10 Language Activities That Don’t Require Toys

I often write about great games and toys that you can purchase to help improve your child’s language skills. However, it’s always possible to increase your child’s language skills during your normal daily routine, without the use of special toys. One of the best ways to work on language skills with your child is in your natural environment. Continue reading for simple no-toy activities to improve language skills.

10 Language Activities That Don't Require Toys

10 Language Activities That Don’t Require Toys

1. Cook together. Cooking with your child provides many opportunities to work on increasing vocabulary, following directions, and answering questions. Let your child be part of the process of making a simple meal. Read more about this here.

2. Mealtime. During mealtimes, try to sit facing your child. You can give your child small pieces of his meal at a time. When he finishes, your child can request for more food from you. You can also talk with your child during this time about what both of you are eating.

3. Take a neighborhood walk. Take a neighborhood stroll with your child. Take turns talking about things you see (Ex. “I see a red car” or “I see a big tree”). Help your child talk about the things he sees. Try to increase the length of your child’s sentences. If he says “bus”, you can say “Yes, you see a yellow bus”.

4. Read books.  I can’t emphasize this activity enough. Reading together is so important to help improve your child’s vocabulary, grammar, and ability to inference. Reading also offers great opportunities to ask your child questions about what is happening on the pages. Check out some great books to read together here.

5. Bath time. Bath time is a wonderful time to spend together with your child. While you’re helping your child take his bath, take this time to talk about what you’re doing. For example, “Let’s wash your arms” or “Now we are washing your hair”. You can ask your child where he wants to pour water; On your head or on your toes?.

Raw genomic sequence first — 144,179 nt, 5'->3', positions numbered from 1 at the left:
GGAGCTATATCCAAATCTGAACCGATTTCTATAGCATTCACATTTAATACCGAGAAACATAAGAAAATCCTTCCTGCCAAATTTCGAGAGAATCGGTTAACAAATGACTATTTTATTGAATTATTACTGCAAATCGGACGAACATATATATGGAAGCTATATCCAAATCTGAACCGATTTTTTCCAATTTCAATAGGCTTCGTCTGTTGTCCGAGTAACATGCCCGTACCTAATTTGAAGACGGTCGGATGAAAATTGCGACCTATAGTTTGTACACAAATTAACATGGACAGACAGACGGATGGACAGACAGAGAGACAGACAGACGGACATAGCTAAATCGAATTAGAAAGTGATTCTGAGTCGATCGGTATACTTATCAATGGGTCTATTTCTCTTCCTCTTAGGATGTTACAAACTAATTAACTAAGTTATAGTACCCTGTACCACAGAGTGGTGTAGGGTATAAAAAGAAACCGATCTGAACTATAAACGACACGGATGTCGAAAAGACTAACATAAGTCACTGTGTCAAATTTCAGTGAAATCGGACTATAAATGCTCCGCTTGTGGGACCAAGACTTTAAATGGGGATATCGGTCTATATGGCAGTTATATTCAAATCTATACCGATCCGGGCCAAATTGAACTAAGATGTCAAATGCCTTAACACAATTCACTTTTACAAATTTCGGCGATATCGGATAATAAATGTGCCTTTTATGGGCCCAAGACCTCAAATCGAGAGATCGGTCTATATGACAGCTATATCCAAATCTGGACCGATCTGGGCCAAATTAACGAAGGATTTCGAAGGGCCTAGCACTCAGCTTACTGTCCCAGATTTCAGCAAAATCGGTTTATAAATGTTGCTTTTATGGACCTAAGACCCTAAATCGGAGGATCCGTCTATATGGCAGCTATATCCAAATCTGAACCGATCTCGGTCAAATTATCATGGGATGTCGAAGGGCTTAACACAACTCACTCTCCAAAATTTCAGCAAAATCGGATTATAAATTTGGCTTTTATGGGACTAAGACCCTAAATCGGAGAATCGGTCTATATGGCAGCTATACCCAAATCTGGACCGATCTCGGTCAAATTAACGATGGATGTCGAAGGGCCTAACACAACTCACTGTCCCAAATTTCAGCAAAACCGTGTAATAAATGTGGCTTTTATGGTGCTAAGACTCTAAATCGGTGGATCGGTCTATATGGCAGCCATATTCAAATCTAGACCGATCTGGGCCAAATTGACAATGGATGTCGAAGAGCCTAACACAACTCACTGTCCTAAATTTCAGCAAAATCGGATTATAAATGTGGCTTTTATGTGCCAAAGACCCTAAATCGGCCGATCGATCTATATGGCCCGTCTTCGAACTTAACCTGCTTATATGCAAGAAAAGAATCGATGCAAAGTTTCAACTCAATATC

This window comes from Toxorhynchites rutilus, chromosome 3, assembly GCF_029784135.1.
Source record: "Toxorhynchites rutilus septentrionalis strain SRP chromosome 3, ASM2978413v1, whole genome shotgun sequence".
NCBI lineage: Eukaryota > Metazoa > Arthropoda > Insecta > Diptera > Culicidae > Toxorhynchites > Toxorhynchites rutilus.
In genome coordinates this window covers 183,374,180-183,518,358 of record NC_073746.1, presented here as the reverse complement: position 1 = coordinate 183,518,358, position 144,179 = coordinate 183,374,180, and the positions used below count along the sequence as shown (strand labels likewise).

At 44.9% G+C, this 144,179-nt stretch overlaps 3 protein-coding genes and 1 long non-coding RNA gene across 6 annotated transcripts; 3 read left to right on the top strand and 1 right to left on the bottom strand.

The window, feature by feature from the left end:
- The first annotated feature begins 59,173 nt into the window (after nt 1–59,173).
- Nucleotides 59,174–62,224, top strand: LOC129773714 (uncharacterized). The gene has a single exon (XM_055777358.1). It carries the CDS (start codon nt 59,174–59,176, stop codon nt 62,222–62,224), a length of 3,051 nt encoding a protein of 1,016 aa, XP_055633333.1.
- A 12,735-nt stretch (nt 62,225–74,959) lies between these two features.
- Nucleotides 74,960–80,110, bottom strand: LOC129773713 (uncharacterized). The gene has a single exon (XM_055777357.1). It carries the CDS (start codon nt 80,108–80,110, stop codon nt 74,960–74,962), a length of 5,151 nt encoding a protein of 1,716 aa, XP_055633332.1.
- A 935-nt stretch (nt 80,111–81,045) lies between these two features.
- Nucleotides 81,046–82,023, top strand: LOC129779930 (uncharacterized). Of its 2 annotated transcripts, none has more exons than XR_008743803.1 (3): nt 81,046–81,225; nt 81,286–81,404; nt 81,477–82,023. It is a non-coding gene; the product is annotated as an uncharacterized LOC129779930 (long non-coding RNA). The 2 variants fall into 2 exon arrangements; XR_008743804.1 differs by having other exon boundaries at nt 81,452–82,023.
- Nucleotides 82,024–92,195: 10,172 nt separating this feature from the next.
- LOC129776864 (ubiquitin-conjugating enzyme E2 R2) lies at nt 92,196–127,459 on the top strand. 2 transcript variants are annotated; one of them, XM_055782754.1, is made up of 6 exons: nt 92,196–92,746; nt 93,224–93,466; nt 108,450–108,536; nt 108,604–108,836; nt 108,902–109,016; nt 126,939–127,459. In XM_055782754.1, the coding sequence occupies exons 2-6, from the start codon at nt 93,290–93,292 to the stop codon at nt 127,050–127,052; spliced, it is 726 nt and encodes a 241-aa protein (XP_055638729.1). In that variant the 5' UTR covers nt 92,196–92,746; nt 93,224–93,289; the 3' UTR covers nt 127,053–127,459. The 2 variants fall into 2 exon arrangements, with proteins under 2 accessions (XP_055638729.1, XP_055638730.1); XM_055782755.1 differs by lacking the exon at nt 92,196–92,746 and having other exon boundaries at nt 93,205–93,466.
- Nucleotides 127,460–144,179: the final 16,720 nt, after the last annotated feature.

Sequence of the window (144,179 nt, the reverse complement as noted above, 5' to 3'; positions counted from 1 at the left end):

6. Dressing time. Let your child be part of the process of picking out clothes and getting dressed. You can provide your child with a few options and let him request for the one he wants. This is also a great time to talk about body parts (Ex. “Where do your socks go? On your ears or on your feet?”).  You can also practice following directions during this activity; Put on your shirt and then your socks. 

7. Play I Spy. I Spy is an awesome game that works on language skills and requires no toys. It also can be played anywhere; in your house, at the park, or while in the doctor’s waiting room. The game is great for listening skills as well as expanding expressive language. Start with easy objects that are very visible. For example “I spy something with my little eye that is round, it bounces, and you can throw it” ( a ball). Once your child understands the game, see if he can describe a simple object to you.

8. Sing songs. Many songs for young children are very repetitive in nature. They are great for your child to follow along and hopefully sing along as well. Try to sing part of a song that your child knows and stop in the middle of a line, see if your child will fill in the blank. For a great list of songs click here. 

9. Draw pictures.  Drawing with your child is an easy activity to work on a number of language skills. You can hold onto the crayons or markers and have your child request for each color from you. You can also provide your child with directions of things to draw (Ex. Draw a blue circle). After drawing, have your child tell you about the picture he made. Learn more drawing pictures and language skills here.

10. Play Simon Says. This classic game is great for following directions and expanding sentences. Provide your child with simple one step directions (Ex. Simon says touch your toes). You can also give your child a two-step direction such as, Simon says touch your toes and then touch your head. Take turns being “Simon” with your child.

There you have it….10 language activities that don’t require toys! Comment below and let me know your favorite activities that don’t use toys to work on language skills with your child. 

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